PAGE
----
By Michelle Chapman
Commercial electric vehicle startup Lordstown Motors Corp. has filed for Chapter 11 bankruptcy protection nearly two months after it warned that it was in danger of failing.
In early May electronics company Foxconn wavered on a $170 million investment in Lordstown. The Ohio company said in a regulatory filing at the time that it had received notice from Foxconn on April 21 that it was in breach of their investment agreement because it had received a delisting warning from Nasdaq two days earlier.
Lordstown said at the time that given the uncertainties, there was substantial doubt it could continue as a going concern.
Lordstown was in danger of being delisted from the Nasdaq because its share price closed below $1 on March 7 and continued to falter after that.
Foxconn told Lordstown at the time that it may unwind their agreement if Lordstown did not resolve its listing issues. Lordstown said in May that it had notified Foxconn that, among other things, it believed the breach allegations were without merit and that the terms of the investment agreement didn’t allow Foxconn to end the deal following the initial closing.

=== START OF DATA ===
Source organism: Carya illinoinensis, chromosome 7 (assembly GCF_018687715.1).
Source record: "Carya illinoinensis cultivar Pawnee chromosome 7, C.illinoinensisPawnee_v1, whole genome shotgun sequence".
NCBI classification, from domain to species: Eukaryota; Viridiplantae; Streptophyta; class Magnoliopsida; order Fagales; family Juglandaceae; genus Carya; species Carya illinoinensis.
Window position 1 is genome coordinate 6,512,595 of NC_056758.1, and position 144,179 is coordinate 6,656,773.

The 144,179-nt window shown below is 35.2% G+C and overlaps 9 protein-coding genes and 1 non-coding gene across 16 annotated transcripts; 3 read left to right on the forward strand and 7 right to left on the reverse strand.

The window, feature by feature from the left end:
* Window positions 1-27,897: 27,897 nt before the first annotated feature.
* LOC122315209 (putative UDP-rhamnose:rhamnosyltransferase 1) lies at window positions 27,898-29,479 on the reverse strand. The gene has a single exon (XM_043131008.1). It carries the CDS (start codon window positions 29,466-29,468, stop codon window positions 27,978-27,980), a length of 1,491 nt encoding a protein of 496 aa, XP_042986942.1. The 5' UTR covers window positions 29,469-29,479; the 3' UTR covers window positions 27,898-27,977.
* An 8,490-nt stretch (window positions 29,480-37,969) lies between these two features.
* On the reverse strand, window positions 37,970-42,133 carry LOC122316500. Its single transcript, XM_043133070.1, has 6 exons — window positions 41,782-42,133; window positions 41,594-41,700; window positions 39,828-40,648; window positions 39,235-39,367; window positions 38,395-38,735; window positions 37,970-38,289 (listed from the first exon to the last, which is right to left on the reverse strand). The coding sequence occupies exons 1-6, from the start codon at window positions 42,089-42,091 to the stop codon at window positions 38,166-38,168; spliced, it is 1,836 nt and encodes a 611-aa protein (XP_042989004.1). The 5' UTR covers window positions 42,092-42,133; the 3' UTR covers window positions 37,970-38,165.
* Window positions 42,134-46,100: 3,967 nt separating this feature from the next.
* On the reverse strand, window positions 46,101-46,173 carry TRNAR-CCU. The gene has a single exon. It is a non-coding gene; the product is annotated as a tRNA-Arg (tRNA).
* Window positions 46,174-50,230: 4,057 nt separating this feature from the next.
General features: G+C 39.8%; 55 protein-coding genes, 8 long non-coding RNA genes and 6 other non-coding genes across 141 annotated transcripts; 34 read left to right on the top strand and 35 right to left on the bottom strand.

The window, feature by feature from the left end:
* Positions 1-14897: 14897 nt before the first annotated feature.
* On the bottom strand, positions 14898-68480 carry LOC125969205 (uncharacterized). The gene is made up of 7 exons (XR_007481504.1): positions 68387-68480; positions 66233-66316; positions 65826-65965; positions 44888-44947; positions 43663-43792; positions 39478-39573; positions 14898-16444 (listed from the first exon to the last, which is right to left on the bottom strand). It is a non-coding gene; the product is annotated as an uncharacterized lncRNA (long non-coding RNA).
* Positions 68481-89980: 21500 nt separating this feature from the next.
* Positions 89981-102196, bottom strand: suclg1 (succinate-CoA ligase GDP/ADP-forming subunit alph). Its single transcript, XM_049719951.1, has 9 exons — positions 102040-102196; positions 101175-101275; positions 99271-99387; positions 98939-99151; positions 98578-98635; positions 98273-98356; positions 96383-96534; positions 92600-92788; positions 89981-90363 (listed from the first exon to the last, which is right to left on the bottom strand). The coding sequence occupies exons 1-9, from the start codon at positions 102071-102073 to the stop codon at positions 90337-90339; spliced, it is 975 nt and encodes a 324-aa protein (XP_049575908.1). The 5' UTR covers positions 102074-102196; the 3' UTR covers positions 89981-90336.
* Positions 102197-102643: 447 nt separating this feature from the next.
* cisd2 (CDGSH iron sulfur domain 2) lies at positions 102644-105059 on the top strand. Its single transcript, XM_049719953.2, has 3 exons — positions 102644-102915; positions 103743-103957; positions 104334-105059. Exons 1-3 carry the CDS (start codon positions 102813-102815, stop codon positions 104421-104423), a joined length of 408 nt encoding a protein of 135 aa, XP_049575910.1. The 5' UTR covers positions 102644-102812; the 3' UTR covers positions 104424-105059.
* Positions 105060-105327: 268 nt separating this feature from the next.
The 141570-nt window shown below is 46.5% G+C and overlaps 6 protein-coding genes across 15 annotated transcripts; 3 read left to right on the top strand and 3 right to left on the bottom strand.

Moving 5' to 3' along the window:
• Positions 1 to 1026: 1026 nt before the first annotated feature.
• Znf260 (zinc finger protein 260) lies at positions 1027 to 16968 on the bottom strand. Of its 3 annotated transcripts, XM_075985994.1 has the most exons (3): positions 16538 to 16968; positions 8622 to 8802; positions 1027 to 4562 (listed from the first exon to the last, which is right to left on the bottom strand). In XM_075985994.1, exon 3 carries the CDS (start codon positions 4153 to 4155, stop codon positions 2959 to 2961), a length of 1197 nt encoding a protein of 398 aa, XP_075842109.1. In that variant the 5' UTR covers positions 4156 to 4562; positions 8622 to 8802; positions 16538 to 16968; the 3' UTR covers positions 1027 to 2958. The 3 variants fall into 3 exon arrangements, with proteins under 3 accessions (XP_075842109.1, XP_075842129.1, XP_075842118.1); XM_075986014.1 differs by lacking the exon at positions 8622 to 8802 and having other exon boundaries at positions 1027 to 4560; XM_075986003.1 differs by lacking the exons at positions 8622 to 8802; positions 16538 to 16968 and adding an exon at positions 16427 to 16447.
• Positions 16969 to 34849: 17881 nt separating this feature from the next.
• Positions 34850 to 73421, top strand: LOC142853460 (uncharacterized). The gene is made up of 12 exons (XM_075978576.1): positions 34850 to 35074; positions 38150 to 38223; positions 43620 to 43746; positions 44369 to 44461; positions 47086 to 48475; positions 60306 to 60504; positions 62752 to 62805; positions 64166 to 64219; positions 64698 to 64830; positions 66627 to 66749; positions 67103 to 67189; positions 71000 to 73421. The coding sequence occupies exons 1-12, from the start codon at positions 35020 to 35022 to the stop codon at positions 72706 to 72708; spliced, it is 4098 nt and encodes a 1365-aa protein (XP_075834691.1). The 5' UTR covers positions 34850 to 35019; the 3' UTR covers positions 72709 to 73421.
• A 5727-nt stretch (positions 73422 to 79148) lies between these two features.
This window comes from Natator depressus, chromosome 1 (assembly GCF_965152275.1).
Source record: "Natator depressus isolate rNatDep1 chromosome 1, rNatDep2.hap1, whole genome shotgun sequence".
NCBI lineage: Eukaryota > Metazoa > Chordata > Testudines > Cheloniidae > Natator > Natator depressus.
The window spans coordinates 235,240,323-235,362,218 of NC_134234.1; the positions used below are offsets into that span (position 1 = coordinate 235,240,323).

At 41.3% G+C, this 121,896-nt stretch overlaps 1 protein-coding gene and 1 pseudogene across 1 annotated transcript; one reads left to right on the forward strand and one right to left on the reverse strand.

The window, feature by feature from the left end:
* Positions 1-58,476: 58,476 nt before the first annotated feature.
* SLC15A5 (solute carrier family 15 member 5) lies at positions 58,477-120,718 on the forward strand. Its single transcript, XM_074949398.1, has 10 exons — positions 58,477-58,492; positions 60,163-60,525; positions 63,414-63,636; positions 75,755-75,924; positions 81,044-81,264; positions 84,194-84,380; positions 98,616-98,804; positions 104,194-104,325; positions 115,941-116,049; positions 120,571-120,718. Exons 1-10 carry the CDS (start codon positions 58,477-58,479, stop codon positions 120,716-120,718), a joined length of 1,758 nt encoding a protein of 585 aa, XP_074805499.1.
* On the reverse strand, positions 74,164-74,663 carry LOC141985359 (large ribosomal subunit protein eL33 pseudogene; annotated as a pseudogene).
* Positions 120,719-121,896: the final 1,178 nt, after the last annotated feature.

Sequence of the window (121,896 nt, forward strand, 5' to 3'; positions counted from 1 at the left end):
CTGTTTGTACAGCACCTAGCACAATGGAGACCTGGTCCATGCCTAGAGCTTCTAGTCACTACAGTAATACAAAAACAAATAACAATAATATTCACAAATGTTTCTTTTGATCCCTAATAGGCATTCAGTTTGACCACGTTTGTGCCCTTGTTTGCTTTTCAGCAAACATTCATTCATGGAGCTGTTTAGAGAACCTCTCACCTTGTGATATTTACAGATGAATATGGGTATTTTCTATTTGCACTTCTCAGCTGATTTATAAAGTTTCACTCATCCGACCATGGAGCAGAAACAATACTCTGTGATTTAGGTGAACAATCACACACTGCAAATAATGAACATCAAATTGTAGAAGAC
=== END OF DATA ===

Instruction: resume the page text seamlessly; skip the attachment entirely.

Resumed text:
Lordstown said Tuesday that it was filing a lawsuit against technology company Hon Hai Technology Group and certain affiliates, including Foxconn. Lordstown said the lawsuit “details Foxconn’s fraud and willful and consistent failure to live up to its commercial and financial commitments to the company.” It claims Foxconn's actions led to material damage to Lordstown and its future prospects.
Lordstown said it's also looking to sell its Endurance vehicle and related assets. The company said that restructuring under Chapter 11 will help with the sale process of Endurance and speed up the timeline for hearing its lawsuit against Foxconn.
In November Lordstown had announced that it had received approval to ship the first batch of its first model, the Endurance pickup.
The trucks were built in an old General Motors small-car assembly plant in Lordstown, Ohio, near Cleveland, that was purchased in 2021 by Taiwan’s Foxconn Technology Group, the world’s largest electronics maker.
Lordstown said that it is entering Chapter 11 with significant cash on hand and is debt-free.
The company's stock plunged more than 65% before the market open.